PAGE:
The digital entertainment guys, like Wild Brain and Giant Killer Robots, are not Hollywood moguls. They have polygons and server farms instead of actors and agents. A programmer living off ramen noodles can have more impact than a well-connected producer. I'm not saying they don't eat out -- I'm saying they don't need to eat out to do their jobs.

That's why the expense account is not returning to this city, as much as I wish it were.

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Outsourcing: the new small plates?

Daniel Scherotter, chef-owner of Palio d'Asti in the financial district, was serving the single best dish at the Golden Gate Restaurant Association's fundraiser last week: mini cupcakes from his new pastry chef. There were about four different flavors, including tiramisu, chocolate, lemon/ginger, none of which I am doing justice.

Danny believes restaurants are going to need to outsource more and more non-core foods as costs rise due to the escalating minimum wage, mandated health care spending and the new sick leave ballot measure (9 days a year with very lenient notification requirement for employees, or so the GGRA says).

This is why he hired his new pastry chef, Mimi Young of Scala's. The idea is to start selling pastries to as many other restaurants and caterers as possible.

Danny sees it as the next logical step. Once you have Acme supplying your bread, Paul Bertolli selling you local gourmet sausages -- why make your own desserts?


Reporter promotes self; film at 11.

In my rush to write about 7X7's food blog I neglected to introduce the site.

I write about the business side of restaurants and hotels at the San Francisco Business Times.

This blog, Covers, will focus on the business side of restaurants and hotels. The money. The deals. The players in the back of the house.

You can read more about me on my personal Web site or check out some past articles, like:
Over the years I have been the first to report on Slanted Door's move to the Ferry Building, Supper Club coming to town, Ame going into the St. Regis, a gourmet food hall opening next to Chez Panisse, Dona Tomas expanding to downtown Oakland and Tamarindo and B's coming in to Old Oakland. On the hotel side, I was first to report the sale or listing of the St. Francis, Park Hyatt, Argent, Pan Pacific (twice) and Sir Francis Drake hotels, among others, and about Joie de Vivre's expansion to Los Angeles.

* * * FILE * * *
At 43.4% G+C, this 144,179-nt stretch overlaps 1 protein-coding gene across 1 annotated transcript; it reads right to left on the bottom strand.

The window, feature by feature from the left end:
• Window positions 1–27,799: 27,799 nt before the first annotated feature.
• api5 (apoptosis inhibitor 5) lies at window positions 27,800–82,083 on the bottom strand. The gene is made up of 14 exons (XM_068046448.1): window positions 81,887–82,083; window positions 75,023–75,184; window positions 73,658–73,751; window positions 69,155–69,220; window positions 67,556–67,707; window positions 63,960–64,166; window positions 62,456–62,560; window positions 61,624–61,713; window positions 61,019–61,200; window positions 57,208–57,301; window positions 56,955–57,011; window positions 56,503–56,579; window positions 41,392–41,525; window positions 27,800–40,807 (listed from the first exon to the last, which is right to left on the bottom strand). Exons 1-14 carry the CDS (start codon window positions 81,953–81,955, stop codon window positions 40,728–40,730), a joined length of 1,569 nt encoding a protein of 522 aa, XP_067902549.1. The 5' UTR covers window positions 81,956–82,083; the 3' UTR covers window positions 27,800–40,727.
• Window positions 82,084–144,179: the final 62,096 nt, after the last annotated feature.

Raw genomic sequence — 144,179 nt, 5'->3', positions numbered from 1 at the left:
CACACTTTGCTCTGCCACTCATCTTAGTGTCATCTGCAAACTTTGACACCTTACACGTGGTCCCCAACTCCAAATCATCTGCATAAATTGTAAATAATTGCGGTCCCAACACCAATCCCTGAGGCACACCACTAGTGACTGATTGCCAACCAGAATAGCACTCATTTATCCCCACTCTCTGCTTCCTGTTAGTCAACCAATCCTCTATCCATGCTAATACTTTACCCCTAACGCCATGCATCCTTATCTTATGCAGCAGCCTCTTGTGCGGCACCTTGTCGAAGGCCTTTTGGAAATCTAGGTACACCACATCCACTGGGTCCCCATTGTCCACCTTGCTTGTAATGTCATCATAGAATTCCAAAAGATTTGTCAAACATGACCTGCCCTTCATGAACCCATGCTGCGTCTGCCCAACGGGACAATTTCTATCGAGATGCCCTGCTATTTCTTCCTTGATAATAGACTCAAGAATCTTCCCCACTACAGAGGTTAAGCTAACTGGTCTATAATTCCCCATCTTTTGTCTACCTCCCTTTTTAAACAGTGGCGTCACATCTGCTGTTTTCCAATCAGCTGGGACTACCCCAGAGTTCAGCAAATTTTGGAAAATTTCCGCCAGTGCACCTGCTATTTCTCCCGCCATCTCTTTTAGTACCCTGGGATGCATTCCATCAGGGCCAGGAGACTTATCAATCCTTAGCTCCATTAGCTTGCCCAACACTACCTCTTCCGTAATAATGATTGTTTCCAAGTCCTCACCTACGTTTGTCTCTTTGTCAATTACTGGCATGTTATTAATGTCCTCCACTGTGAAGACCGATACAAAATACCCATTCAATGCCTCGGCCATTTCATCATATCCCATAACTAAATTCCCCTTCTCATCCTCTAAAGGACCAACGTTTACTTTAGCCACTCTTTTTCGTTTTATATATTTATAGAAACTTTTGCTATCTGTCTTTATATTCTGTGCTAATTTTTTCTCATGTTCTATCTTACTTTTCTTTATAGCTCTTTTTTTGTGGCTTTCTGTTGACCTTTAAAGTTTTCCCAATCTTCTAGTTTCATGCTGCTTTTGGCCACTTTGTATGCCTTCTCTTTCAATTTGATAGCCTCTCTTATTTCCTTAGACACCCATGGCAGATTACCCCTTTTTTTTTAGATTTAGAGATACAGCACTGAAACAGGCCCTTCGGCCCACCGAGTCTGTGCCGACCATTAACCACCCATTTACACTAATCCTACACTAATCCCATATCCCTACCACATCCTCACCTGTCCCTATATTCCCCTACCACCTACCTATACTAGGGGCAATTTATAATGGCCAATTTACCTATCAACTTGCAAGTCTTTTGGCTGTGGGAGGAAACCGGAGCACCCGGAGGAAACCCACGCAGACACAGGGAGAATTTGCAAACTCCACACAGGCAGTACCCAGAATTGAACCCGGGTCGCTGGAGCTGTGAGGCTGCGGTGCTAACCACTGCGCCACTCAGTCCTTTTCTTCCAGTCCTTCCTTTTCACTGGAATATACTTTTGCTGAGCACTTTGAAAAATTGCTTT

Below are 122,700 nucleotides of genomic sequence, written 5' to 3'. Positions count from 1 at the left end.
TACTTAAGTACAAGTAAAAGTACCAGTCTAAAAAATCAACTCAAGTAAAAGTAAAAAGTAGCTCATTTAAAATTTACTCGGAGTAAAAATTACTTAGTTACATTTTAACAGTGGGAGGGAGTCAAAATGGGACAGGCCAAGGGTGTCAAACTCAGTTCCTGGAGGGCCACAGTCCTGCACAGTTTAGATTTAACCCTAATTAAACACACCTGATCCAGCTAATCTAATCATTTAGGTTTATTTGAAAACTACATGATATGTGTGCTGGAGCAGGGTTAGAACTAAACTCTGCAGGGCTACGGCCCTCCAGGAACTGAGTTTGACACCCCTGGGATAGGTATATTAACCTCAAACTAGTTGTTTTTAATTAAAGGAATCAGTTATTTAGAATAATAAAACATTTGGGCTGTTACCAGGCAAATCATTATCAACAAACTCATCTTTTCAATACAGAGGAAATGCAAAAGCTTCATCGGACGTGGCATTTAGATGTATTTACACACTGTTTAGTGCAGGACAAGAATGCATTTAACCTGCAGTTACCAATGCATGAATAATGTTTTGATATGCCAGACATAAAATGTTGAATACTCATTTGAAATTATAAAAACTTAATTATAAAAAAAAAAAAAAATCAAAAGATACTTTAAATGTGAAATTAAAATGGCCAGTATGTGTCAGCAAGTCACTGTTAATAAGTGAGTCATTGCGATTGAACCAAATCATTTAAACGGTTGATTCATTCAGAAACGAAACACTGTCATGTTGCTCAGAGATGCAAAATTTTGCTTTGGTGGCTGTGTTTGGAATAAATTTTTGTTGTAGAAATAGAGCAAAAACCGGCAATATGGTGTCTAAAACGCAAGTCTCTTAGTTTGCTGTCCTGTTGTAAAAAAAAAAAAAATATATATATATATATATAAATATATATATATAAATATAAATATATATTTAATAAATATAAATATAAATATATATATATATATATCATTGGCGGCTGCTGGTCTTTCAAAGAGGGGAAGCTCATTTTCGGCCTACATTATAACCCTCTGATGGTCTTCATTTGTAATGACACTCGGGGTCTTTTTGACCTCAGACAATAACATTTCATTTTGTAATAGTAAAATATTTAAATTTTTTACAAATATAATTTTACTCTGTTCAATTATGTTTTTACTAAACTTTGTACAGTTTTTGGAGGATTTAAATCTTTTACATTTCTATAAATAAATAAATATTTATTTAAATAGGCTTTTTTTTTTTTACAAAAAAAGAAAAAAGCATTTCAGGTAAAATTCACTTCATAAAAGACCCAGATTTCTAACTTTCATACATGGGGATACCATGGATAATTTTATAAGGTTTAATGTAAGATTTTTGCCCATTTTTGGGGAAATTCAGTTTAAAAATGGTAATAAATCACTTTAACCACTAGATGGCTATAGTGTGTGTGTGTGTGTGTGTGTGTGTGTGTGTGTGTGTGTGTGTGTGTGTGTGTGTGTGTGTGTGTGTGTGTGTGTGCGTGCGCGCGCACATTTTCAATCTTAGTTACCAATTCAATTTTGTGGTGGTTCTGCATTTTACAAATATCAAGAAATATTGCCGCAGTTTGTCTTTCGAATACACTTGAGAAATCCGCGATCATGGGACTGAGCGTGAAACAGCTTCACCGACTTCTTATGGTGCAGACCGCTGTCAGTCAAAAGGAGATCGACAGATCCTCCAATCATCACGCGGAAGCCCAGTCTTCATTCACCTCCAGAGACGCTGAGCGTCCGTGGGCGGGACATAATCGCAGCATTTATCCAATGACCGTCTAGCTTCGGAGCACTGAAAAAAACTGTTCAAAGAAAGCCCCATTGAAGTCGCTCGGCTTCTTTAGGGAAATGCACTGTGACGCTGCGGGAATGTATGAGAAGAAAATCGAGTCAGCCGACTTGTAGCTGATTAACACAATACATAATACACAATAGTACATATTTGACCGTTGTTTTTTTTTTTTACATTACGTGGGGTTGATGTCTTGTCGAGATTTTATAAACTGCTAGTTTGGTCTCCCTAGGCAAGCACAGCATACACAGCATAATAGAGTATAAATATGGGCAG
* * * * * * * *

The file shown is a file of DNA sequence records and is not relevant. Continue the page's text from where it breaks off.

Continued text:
Yadda yadda yadda -- that's me. Onto the next post! Check back soon, or better yet sign up for the feed.



7X7 magazine is preparing to launch a bunch of blogs, including more than one focused on food and restaurants, someone familiar with their plans told me at the Golden Gate Restaurant Association's annual political fundraiser last week. Susie McCormick, 7X7's publisher, confirmed for me that something along those lines is coming from the magazine, but she won't give any details yet, saying it's premature to talk about.

It's a crowded market. Amy Sherman, who I spied at the fundraiser, is blogging for KQED. Chez Pim recently started blogging full time. GraceAnn Walden, recently decamped from the Chronicle, publishes an email newsletter. And then there's Michael Bauer, publishing a very solid blog for the Chronicle.

But I wouldn't count Susie out. Her ties to the restaurant industry are deep, dating back to her days at the helm of SF Magazine and Where Magazine. Even further than that, actually: her first husband was the McCormick of McCormick & Kuleto's.

And New York Magazine, 7X7's peer in Gotham, has done very well with its Grub Street food blog, earning kudos from even the snarks at Gawker.

PS: I've got a big article coming out on something else related to Susie and restaurants in tomorrow's Business Times.

Wednesday, September 13, 2006

Honored by publicity club

2006 Pubby Award

The San Francisco Bay Area Publicity Club has named me "Best Bay Area Business Reporter" at the 2006 Pubby Awards (see the nominees). Thank you!